Politics

Federal court halts Biden administration from prioritizing minorities, women for coronavirus relief

Federal court halts Biden administration from prioritizing minorities, women for coronavirus relief


An appeals court has ruled that the Biden administration can’t use race and sex as factors when distributing coronavirus pandemic funds.

In a 2-1 ruling, a three-judge panel of the U.S. Court of Appeals for the 6th Circuit said last week the Small Business Association was violating the Equal Protection Clause of the U.S. Constitution by giving priority to minority and female-owned restaurants seeking coronavirus relief funds.

“Government policies that classify people by race are presumptively invalid,” Judge Amul Thapar, a Trump appointee, wrote for the court. “Like racial classifications, sex-based discrimination is presumptively invalid.”

The case was brought by Antonio Vitolo, an owner of Jake’s Bar and Grill in Harriman, Tennessee. He is White, and his wife is Hispanic. They share the ownership of the restaurant 50-50.

They challenged the Biden administration giving money to restaurants owned by at least 51% minorities or women during the first 21 days of distributing roughly $29 billion as part of the American Rescue Plan Act of 2021.

The federal government reasoned the policy was valid because minority and female-owned businesses should be prioritized due to past discrimination.

The court documents pointed to the congressional testimony of one expert that said 32% of Hispanic and 41% of Black businesses went under during the pandemic, compared to only 22% of White businesses.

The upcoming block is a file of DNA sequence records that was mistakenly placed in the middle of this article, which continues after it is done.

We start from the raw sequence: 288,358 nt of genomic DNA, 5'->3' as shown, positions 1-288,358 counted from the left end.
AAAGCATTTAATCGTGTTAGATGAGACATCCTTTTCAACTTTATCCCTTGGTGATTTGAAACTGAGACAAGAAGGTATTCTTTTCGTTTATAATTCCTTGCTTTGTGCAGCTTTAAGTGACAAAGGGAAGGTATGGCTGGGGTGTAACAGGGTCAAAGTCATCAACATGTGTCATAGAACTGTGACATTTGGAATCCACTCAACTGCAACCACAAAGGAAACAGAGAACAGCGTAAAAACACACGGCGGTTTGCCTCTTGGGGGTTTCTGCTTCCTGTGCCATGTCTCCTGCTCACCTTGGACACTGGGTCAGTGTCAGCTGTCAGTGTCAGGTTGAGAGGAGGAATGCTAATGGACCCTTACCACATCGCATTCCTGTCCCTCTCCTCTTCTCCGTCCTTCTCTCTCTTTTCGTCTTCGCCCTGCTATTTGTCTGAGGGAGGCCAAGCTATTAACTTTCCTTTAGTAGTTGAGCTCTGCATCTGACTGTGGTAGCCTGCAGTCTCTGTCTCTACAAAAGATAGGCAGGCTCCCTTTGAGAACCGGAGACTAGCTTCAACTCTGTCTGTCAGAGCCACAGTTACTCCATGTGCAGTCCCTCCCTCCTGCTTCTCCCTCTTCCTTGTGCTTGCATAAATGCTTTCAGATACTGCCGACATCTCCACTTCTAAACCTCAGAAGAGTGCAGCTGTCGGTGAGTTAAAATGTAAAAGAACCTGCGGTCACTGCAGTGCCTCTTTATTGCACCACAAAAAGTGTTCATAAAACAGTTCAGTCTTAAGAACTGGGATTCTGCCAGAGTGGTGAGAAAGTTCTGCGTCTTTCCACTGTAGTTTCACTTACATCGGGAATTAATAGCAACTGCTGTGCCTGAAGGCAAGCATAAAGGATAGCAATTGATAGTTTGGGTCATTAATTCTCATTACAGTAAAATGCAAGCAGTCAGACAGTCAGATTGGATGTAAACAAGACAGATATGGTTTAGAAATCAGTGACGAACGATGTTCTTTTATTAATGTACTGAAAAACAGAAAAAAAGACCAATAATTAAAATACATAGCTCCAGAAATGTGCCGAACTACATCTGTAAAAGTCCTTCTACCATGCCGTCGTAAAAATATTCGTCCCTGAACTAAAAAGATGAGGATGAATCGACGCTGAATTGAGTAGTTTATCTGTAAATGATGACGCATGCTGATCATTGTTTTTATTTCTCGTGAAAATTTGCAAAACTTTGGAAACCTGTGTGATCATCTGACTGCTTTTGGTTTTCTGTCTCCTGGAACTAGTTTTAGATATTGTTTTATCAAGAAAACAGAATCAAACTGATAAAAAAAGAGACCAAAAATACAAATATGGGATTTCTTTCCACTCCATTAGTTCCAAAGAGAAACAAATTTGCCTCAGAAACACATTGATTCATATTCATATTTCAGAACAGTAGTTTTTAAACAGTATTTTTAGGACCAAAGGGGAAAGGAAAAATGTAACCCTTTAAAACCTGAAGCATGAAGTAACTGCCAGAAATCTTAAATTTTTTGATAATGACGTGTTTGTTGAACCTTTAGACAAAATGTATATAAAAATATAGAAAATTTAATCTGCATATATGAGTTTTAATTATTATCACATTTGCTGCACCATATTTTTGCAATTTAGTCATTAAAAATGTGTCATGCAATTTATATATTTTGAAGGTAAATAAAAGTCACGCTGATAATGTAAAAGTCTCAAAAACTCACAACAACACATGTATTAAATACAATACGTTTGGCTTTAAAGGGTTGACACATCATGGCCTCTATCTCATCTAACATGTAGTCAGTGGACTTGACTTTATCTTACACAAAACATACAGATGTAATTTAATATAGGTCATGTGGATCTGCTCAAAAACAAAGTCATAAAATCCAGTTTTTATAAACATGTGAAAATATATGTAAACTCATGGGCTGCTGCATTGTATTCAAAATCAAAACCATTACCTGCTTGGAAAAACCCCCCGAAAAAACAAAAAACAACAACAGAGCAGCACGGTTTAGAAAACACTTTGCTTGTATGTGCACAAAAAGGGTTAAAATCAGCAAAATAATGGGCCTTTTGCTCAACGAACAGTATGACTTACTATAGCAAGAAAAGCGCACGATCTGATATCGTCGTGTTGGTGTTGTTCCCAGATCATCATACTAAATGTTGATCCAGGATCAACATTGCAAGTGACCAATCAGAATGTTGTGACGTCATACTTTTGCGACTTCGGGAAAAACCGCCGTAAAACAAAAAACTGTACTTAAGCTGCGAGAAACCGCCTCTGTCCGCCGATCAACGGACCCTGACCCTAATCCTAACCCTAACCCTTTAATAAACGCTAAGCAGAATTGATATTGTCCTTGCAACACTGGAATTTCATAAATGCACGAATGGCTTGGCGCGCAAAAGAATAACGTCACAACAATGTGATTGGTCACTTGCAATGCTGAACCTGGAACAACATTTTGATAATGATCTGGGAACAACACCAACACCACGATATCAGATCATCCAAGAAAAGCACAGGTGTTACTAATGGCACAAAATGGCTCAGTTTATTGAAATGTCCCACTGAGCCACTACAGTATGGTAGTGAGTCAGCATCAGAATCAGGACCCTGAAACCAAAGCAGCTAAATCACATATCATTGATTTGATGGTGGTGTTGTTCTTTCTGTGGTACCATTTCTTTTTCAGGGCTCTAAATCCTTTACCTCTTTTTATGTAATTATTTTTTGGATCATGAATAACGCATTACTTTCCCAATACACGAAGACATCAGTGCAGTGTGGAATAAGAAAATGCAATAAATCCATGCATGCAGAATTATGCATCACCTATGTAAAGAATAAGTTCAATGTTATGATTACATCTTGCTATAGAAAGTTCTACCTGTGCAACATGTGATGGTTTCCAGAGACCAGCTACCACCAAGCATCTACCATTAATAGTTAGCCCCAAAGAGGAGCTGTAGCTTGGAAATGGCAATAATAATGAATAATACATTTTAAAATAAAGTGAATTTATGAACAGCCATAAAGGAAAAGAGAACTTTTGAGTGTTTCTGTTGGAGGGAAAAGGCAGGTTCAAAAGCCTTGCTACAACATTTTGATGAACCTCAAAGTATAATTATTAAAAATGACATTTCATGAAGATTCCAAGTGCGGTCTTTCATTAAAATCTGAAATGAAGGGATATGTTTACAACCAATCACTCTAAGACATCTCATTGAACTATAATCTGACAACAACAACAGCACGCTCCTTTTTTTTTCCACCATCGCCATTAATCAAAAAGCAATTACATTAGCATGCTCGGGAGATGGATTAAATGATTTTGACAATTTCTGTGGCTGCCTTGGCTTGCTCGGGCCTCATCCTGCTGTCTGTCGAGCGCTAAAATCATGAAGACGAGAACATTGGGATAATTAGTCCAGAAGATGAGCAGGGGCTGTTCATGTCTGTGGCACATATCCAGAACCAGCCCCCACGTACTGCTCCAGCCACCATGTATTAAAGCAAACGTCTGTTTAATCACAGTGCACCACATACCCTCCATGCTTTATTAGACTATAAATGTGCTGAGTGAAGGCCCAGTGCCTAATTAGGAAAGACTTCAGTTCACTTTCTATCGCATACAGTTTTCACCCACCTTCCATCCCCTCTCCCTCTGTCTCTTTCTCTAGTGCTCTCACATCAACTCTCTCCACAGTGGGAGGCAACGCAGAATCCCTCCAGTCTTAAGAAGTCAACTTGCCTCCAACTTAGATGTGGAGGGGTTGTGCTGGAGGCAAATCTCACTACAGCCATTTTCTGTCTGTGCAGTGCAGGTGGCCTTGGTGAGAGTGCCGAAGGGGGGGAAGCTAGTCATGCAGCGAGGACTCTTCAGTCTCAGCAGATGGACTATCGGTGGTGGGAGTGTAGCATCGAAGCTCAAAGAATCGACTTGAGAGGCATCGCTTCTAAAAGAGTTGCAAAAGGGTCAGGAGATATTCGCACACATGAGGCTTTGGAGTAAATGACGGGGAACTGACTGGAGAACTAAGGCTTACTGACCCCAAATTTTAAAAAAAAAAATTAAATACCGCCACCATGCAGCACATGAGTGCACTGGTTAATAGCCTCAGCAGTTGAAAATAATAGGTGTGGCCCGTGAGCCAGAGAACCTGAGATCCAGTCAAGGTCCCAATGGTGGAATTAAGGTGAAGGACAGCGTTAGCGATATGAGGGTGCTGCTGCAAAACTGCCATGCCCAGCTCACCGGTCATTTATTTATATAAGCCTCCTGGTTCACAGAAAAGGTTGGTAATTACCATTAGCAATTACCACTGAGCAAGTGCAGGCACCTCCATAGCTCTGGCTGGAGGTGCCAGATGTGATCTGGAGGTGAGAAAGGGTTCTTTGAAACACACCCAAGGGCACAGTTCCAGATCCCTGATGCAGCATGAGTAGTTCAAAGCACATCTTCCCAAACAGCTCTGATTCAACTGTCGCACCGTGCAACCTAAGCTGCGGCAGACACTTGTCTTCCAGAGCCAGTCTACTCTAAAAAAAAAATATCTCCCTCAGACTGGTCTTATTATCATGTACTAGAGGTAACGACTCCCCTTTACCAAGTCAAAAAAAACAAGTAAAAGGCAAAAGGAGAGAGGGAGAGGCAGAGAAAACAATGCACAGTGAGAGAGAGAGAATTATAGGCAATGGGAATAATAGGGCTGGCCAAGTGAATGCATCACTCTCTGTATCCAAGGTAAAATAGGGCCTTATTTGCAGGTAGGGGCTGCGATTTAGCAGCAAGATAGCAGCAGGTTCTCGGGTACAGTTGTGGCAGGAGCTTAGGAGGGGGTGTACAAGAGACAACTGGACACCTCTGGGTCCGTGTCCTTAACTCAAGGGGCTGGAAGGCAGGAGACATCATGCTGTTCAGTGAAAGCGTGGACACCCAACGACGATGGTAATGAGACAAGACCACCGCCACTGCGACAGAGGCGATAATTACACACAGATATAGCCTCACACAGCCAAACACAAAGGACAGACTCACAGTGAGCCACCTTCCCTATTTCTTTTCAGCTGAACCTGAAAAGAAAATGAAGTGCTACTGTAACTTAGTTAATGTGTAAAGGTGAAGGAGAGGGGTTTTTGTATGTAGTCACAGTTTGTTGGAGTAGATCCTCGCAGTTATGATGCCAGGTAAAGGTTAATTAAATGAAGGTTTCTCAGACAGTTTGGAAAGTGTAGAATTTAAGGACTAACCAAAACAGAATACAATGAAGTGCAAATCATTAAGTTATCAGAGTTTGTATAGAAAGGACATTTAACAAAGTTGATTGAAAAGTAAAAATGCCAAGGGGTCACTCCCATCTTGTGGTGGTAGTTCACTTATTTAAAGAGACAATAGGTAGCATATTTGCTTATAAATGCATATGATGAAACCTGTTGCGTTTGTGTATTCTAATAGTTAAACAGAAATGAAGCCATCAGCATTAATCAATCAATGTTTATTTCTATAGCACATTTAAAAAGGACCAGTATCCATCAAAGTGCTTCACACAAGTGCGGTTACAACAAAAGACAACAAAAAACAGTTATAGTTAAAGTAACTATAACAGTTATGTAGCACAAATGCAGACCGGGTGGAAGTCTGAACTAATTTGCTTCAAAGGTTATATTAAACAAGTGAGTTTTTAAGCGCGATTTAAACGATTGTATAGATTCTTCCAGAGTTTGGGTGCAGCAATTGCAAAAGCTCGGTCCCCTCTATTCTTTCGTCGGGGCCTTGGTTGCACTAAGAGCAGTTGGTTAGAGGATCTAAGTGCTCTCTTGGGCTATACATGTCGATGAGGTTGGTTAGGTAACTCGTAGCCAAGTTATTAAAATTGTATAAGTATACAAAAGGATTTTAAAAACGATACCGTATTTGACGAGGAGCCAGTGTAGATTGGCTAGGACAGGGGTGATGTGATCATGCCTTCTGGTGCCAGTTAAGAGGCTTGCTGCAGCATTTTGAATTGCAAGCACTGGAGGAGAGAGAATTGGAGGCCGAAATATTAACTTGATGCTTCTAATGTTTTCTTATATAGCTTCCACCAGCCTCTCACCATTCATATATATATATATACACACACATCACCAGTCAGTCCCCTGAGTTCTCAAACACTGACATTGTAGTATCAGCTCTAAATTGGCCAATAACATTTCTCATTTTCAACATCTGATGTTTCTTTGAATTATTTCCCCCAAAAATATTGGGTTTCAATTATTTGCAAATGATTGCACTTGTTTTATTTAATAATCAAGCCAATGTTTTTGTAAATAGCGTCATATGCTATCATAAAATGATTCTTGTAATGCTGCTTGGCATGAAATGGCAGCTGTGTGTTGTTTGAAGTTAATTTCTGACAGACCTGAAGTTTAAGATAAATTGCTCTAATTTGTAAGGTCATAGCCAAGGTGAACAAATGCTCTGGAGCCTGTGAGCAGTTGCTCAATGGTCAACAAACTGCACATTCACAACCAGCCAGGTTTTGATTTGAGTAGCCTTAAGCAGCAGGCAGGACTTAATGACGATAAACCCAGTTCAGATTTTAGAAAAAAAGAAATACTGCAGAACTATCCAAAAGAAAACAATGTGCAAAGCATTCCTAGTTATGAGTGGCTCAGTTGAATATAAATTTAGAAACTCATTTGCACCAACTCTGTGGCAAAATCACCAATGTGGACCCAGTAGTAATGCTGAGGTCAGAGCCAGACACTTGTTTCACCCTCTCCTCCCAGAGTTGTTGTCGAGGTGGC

After the 21-day period, other restaurants would be able to receive funds if they were still available, according to the Biden administration.

But the 6th Circuit ruled there was no evidence to support the government’s preference and said the policy was inconsistent, giving priority for “Pakistanis but not Afghans; Japanese but not Iraqis; Hispanics but not Middle Easterners.”

“When the government promulgates race-based policies, it must operate with a scalpel. And its cuts must be informed by data that suggest intentional discrimination. The broad statistical disparities cited by the government are not nearly enough,” Judge Thapar wrote. “The policy’s use of race violates equal protection.”

The court enjoined the administration from continuing to prioritize race or gender.

The Justice Department declined to comment about the ruling or if it will appeal to the Supreme Court.

Judge Thapar was joined by Judge Alan Eugene Norris, a Reagan appointee, in the opinion. Judge Bernice B. Donald, an Obama appointee, disagreed with the majority.

In her dissent, Judge Donald said the Supreme Court has established that the Constitution allows the government to use “race-based classifications to remediate past discrimination.”

“The majority’s reasoning suggests we live in a world in which centuries of intentional discrimination and oppression of racial minorities have been eradicated,”  she wrote.




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